Psychology and Law: A Critical Introduction

Psychology and Law: A Critical Introduction


By (author) Andreas Kapardis

List price $84.39
You save $7.49 (8%)

Free delivery worldwide
Dispatched in 4 business days
When will my order arrive?

  • Format: Paperback | 612 pages
  • Dimensions: 180mm x 250mm x 40mm | 1,139g
  • Publication date: 18 January 2010
  • Publication City/Country: Cambridge
  • ISBN 10: 0521707730
  • ISBN 13: 9780521707732
  • Edition: 3, Revised
  • Edition statement: 3rd Revised and updated ed
  • Sales rank: 107,142

Product description

Fully revised and expanded, this third edition of Psychology and Law: A Critical Introduction is a discussion of contemporary debates at the interface between psychology and criminal law. Features new sections on restorative justice, police prejudice and discrimination, terrorism and profiling offenders. Other topics include critiques of eyewitness testimony, the role of the jury, sentencing as a human process, the psychologist as expert witness, persuasion in the courtroom, detecting deception, and psychology and the police. Each chapter is supported by case studies and further reading. Andreas Kapardis draws on sources from Europe, North America and Australia to provide an expert investigation of the subjectivity and human fallibility inherent in our systems of justice. He suggests ways for minimising undesirable influences on crucial judicial decision-making. International and broad-ranging, this book is the authoritative work on psycho-legal enquiry for students and professionals in psychology, law, criminology, social work and law enforcement.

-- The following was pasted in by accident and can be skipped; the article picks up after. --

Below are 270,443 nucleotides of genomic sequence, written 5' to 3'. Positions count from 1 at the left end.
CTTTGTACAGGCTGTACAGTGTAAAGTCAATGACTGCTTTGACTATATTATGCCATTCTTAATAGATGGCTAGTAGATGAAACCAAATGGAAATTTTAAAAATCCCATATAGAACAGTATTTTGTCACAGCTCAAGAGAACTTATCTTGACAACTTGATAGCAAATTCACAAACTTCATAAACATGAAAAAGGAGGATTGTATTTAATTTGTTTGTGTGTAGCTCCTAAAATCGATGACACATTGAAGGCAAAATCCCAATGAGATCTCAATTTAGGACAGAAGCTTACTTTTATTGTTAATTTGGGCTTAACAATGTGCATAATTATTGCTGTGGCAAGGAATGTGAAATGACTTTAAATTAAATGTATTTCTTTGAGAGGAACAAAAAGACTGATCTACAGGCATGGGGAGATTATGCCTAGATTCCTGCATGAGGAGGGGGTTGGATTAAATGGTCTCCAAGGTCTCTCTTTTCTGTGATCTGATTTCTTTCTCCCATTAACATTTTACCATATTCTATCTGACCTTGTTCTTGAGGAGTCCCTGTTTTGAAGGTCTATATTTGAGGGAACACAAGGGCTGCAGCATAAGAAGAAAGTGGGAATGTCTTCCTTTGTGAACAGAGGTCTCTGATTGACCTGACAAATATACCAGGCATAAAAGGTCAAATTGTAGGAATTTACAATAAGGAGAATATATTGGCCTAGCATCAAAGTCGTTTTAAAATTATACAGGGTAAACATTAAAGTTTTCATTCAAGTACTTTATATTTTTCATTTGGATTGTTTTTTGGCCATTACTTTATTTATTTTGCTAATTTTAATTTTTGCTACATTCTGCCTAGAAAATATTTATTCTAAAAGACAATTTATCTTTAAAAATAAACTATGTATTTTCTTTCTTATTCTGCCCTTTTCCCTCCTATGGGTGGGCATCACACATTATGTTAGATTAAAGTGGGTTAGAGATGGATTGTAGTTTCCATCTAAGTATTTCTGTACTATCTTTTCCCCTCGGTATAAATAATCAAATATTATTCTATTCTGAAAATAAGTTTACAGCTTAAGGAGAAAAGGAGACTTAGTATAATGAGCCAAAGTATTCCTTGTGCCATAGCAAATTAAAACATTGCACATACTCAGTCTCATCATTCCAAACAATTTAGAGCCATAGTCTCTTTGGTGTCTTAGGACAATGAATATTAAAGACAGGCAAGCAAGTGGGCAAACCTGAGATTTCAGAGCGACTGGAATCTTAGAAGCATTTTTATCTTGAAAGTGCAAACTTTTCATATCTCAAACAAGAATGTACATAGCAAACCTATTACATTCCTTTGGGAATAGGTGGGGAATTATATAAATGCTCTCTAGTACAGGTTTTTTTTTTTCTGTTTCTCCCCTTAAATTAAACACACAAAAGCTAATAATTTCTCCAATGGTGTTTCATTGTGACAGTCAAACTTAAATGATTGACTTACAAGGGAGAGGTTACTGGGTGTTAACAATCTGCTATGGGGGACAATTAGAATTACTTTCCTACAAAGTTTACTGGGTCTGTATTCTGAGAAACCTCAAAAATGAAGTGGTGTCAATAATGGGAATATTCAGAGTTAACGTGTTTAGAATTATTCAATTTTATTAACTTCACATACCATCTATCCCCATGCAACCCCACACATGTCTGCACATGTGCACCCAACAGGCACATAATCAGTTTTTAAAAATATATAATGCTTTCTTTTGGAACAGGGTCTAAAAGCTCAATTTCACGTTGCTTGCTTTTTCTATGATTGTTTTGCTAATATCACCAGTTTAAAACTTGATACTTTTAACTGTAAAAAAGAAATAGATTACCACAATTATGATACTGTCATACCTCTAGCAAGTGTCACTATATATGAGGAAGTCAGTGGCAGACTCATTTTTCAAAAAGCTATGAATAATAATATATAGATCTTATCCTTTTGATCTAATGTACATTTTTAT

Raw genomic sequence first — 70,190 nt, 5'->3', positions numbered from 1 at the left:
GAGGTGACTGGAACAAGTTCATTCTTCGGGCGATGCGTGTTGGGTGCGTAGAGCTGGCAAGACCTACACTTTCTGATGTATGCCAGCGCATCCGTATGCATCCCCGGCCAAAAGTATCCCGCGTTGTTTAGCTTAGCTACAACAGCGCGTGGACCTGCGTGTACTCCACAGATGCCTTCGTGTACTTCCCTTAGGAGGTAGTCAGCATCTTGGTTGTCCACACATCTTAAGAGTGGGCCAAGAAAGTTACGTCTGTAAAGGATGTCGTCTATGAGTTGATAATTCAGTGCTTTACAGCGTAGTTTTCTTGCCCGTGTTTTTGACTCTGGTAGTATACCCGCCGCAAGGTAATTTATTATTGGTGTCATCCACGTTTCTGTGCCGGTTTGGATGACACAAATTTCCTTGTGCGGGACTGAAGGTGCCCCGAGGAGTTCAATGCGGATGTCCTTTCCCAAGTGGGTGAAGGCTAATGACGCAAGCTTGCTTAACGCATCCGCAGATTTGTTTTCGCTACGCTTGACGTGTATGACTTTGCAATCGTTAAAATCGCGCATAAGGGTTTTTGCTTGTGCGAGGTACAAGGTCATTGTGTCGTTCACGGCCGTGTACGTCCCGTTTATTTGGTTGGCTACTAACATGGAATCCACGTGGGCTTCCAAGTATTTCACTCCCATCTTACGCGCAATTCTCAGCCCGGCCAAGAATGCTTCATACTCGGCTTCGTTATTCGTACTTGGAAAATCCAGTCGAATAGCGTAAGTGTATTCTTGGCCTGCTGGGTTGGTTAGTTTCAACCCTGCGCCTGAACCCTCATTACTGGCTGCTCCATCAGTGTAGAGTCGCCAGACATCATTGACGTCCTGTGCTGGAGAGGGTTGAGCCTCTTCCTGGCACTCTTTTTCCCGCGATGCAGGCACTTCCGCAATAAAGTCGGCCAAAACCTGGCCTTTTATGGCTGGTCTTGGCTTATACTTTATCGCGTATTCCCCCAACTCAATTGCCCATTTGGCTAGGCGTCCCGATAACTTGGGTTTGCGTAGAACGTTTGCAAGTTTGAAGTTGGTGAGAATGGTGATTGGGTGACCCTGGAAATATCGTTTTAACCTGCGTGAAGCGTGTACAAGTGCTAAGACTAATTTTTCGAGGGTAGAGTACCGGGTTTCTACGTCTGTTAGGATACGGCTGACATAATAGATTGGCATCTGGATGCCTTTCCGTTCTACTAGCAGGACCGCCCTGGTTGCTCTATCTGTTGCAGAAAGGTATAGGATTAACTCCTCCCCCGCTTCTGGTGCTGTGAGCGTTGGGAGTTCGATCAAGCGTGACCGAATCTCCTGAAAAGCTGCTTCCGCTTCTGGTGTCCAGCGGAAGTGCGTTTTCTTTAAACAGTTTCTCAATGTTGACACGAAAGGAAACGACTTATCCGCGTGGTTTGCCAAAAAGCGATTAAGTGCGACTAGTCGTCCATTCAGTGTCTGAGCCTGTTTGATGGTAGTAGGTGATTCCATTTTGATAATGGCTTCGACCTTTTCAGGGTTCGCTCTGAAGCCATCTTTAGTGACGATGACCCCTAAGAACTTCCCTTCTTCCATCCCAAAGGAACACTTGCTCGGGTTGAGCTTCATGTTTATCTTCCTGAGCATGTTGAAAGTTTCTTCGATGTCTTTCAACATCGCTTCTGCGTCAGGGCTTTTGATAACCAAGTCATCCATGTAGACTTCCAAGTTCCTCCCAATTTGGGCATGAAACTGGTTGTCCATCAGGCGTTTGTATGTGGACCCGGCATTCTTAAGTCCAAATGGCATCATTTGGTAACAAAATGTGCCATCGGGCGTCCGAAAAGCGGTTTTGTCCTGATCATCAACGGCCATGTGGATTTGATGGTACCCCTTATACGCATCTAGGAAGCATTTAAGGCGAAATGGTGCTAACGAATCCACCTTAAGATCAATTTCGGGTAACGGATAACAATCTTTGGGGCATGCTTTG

Other people who viewed this bought:

Showing items 1 to 10 of 10

Other books in this category

Showing items 1 to 11 of 11

Author information

Andreas Kapardis is Professor of Legal Psychology in the Department of Law at the University of Cyprus.

Table of contents

List of case studies; Acknowledgments; Foreword David P. Farrington; 1. Psycho-legal research: an introduction; 2. Eyewitnesses: key issues and event characteristics; 3. Eyewitnesses: the perpetrator and interviewing; 4. Children as witnesses; 5. The jury; 6. Sentencing as a human process, victims, and restorative justice; 7. The psychologists as expert witnesses; 8. Detecting deception; 9. Witness recognition procedures; 10. Psychology and the police.